I'm looking for a reference text that makes detailed comparisons of different varieties of fruit scions and rootstocks: specific disease susceptibility, fruiting output, time to maturity, size of mature tree, etc. All too often I’m left with the vague statements and hyperbole of the nurseries (“More productive! Less susceptible to diseases!”), and the isolated detail of journal articles (useful, but lacking in apples-to-apples comparisons [ha] with similar cultivars).
A couple ideal characteristics:
- A Willamette Valley (or at least Pacific Northwest) focus
- A good section on European plums and figs
...or, you know, feel free to just list your favorite fruit tree reference. I'm a data junky and I have an inordinate fondness for textbooks 🙂
I like "Apples for the 21st Century" by former HOS president Warren Marnhart. It's locally based, a little dated , and only about apples, but otherwise, it's great. I think it's out of print, but you might find a used copy somewhere.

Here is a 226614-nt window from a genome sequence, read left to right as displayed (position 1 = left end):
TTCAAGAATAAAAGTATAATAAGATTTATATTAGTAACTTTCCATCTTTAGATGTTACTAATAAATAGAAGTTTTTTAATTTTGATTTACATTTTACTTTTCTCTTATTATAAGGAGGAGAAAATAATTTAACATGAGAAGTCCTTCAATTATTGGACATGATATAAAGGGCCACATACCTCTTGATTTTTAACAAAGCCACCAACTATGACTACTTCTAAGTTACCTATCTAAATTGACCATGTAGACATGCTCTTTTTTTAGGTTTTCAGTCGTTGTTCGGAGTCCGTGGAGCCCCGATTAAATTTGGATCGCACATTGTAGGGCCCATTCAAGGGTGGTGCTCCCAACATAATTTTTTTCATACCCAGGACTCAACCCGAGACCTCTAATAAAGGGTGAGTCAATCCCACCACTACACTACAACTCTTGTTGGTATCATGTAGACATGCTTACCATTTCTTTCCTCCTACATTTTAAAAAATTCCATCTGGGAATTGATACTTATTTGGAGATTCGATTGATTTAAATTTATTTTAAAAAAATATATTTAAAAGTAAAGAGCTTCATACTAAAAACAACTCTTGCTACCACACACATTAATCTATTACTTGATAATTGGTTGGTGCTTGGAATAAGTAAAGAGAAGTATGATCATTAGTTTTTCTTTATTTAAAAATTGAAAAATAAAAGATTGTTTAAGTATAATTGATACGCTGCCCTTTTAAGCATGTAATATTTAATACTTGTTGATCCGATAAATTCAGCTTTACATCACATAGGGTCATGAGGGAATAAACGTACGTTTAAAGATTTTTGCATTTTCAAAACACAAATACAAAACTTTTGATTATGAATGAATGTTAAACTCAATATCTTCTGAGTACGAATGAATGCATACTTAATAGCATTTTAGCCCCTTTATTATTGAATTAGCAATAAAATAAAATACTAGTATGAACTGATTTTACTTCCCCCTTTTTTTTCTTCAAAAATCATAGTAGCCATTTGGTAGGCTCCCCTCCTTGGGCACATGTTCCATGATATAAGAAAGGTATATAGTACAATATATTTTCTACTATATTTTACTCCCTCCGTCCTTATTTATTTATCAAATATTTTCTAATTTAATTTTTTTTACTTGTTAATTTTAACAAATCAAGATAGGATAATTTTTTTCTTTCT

Thanks, John! I'll see if I can dig it up.
Well, I too would recommend "Apples for the 21st Century", and I saw copies for sale at Portland Nursery last Fall.
Moreover, copies can usually be obtained either on E-Bay, or the ABE Advanced Book Exchange. I once bought one, for less than 10 bucks, with free shipping.
I'm also fond of "Fruits for the Home Garden", by Hedrick. A Dover book. Usually paperback. But, hard to find used.
Those vague statements in catalogs, are derived from such books as the above.
There just aren't that many great books on the subject. Few people have grown and tasted, the myriads of obscure fruit varieties listed in catalogs. So, sellers rely on quoting "experts". Some, from long-bygone eras.
Heh, heh... In fact, Manhart, a guy many of us knew, has become one of those immortal "experts". I see him quoted, as if he were Moses. And, that is how it goes. A few guys, a few great books. And, not too many living people, who have actually tasted all of the exotic fruits in question.
Good timing for those of you wanting a copy of Manhart's book. Lot's of copies available, at bargain prices. A Deal!
Thanks for the suggestions and links, buzzoff! Hendrick's book looks especially interesting. While it's too bad there don't appear to be any current sources that can fully replace these older texts (I see Hendrick's book was originally published in 1944), I do like digging through some of the older sources -- it's something of a treasure hunt.